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Patch for Parkinson's sufferers

10th April 2006

10042006_brain1.jpgThe Neupro patch, made by Schwarz Pharma, has been licensed for use in the UK. It is a new skin patch which may offer relief to patients in the early stages of Parkinson's disease.

It delivers a drug that mimics the effects of a naturally occurring brain chemical, dopamine, which is in short supply in people with Parkinson's.  Dopamine controls connections between nerve cells, leading to symptoms such as tremors.

At any one time, 120,000 people in the UK have Parkinson's, with between 8,000 and 10,000 new cases of Parkinson's diagnosed in the UK every year. Ninety five per cent of cases are in those aged over 40.

Until now, patients have mostly taken a dopamine agonist - an agent that acts directly on the dopamine receptors in the brain - in tablet form, through injections or a pump. The Neupro patch contains a new dopamine agonist, called rotigotine. It delivers a continuous dose of the drug over 24 hours, so patients only having to change the patch once a day.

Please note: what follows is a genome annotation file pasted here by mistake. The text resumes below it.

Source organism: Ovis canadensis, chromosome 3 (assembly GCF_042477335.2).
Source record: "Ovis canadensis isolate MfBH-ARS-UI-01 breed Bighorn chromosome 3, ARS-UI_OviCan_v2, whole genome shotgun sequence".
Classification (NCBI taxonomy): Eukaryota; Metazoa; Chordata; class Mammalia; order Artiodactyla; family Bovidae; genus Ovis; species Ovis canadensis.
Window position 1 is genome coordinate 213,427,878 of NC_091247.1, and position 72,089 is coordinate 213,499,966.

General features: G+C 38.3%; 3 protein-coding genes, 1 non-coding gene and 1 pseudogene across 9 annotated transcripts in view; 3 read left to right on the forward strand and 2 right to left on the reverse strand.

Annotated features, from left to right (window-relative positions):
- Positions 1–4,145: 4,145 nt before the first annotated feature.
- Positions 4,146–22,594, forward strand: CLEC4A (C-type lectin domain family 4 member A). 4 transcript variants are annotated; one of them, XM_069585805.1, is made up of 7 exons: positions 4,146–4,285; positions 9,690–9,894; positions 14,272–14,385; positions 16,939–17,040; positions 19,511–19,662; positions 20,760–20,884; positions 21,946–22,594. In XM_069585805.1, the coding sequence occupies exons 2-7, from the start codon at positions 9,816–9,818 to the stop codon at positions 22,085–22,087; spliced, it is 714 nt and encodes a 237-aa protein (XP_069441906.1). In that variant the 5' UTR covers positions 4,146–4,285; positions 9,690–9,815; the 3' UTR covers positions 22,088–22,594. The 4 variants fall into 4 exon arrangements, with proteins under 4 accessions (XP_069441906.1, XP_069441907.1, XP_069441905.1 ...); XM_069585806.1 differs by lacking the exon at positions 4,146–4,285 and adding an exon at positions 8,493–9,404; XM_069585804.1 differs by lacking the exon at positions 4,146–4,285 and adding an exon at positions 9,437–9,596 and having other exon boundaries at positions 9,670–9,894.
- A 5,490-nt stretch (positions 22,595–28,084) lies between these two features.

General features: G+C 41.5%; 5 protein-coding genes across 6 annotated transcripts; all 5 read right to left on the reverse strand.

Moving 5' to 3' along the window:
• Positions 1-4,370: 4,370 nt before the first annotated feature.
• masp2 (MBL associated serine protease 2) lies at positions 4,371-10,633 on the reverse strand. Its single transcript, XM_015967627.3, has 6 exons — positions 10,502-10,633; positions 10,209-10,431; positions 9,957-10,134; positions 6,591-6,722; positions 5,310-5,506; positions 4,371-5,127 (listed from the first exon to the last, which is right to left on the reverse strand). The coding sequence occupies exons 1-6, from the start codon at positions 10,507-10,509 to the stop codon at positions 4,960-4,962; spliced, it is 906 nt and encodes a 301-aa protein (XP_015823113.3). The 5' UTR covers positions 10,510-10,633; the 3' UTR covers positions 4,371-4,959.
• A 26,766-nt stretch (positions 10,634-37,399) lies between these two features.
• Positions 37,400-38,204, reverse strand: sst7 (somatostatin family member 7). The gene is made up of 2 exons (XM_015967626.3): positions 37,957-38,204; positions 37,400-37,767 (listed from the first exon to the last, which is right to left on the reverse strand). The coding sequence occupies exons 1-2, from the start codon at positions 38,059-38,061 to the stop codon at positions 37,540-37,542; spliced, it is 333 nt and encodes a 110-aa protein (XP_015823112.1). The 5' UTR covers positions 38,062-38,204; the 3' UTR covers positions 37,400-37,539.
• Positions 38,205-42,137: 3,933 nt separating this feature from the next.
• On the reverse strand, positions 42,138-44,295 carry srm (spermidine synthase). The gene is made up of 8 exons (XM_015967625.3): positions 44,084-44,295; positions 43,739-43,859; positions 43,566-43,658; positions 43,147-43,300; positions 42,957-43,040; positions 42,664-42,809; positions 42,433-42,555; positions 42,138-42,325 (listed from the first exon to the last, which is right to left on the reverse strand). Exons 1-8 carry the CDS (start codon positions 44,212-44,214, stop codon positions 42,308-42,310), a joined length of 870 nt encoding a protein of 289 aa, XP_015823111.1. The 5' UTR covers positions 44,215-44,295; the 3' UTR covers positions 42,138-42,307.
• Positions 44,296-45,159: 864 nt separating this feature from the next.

Doctors say it could help people who have problems swallowing pills and those with digestion problems that stop oral drugs being fully absorbed.

Robert Meadowcroft, director of policy, campaigns and information at the Parkinson's Disease Society, said that clinical trials to date have shown the patch to be safe and effective in early stage Parkinson's patients, and a potential option for long-term benefit. It gave clinicians and patients another treatment option to consider, he added.

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